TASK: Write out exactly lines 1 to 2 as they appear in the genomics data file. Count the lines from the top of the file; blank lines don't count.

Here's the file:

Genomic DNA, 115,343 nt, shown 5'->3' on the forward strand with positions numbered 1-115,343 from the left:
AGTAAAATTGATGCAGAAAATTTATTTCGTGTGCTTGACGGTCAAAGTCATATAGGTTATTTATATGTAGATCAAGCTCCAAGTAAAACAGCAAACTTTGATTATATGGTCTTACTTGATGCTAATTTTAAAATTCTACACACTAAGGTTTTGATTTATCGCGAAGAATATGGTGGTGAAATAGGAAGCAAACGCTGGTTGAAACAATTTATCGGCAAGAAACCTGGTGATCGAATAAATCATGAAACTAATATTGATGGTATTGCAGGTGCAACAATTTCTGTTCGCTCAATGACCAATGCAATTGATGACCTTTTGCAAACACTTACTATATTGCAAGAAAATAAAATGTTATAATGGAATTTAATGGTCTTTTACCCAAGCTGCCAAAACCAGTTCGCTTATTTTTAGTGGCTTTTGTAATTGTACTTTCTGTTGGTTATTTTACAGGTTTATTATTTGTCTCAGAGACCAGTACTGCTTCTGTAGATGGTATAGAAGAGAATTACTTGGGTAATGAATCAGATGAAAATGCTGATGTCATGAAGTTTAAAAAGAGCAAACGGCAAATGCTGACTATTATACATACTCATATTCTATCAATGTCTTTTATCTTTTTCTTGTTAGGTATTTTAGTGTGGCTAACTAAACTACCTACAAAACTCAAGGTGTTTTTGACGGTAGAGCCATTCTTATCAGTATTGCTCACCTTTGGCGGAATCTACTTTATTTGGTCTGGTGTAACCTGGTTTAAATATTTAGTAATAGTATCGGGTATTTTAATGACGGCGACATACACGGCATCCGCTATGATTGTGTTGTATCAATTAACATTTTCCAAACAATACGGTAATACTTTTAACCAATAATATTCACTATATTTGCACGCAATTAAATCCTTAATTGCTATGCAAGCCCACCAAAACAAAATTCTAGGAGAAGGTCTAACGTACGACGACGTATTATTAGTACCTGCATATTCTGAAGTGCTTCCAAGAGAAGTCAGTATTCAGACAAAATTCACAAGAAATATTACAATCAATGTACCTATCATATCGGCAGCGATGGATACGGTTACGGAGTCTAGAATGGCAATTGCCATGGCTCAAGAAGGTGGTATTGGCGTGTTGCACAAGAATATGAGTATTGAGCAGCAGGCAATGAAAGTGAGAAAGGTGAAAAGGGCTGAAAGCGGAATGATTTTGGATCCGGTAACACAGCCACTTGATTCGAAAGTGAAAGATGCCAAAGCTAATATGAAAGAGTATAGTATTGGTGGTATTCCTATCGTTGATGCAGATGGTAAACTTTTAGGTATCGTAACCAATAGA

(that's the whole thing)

Genomic DNA, 115,343 nt, shown 5'->3' on the forward strand with positions numbered 1-115,343 from the left:
AGTAAAATTGATGCAGAAAATTTATTTCGTGTGCTTGACGGTCAAAGTCATATAGGTTATTTATATGTAGATCAAGCTCCAAGTAAAACAGCAAACTTTGATTATATGGTCTTACTTGATGCTAATTTTAAAATTCTACACACTAAGGTTTTGATTTATCGCGAAGAATATGGTGGTGAAATAGGAAGCAAACGCTGGTTGAAACAATTTATCGGCAAGAAACCTGGTGATCGAATAAATCATGAAACTAATATTGATGGTATTGCAGGTGCAACAATTTCTGTTCGCTCAATGACCAATGCAATTGATGACCTTTTGCAAACACTTACTATATTGCAAGAAAATAAAATGTTATAATGGAATTTAATGGTCTTTTACCCAAGCTGCCAAAACCAGTTCGCTTATTTTTAGTGGCTTTTGTAATTGTACTTTCTGTTGGTTATTTTACAGGTTTATTATTTGTCTCAGAGACCAGTACTGCTTCTGTAGATGGTATAGAAGAGAATTACTTGGGTAATGAATCAGATGAAAATGCTGATGTCATGAAGTTTAAAAAGAGCAAACGGCAAATGCTGACTATTATACATACTCATATTCTATCAATGTCTTTTATCTTTTTCTTGTTAGGTATTTTAGTGTGGCTAACTAAACTACCTACAAAACTCAAGGTGTTTTTGACGGTAGAGCCATTCTTATCAGTATTGCTCACCTTTGGCGGAATCTACTTTATTTGGTCTGGTGTAACCTGGTTTAAATATTTAGTAATAGTATCGGGTATTTTAATGACGGCGACATACACGGCATCCGCTATGATTGTGTTGTATCAATTAACATTTTCCAAACAATACGGTAATACTTTTAACCAATAATATTCACTATATTTGCACGCAATTAAATCCTTAATTGCTATGCAAGCCCACCAAAACAAAATTCTAGGAGAAGGTCTAACGTACGACGACGTATTATTAGTACCTGCATATTCTGAAGTGCTTCCAAGAGAAGTCAGTATTCAGACAAAATTCACAAGAAATATTACAATCAATGTACCTATCATATCGGCAGCGATGGATACGGTTACGGAGTCTAGAATGGCAATTGCCATGGCTCAAGAAGGTGGTATTGGCGTGTTGCACAAGAATATGAGTATTGAGCAGCAGGCAATGAAAGTGAGAAAGGTGAAAAGGGCTGAAAGCGGAATGATTTTGGATCCGGTAACACAGCCACTTGATTCGAAAGTGAAAGATGCCAAAGCTAATATGAAAGAGTATAGTATTGGTGGTATTCCTATCGTTGATGCAGATGGTAAACTTTTAGGTATCGTAACCAATAGA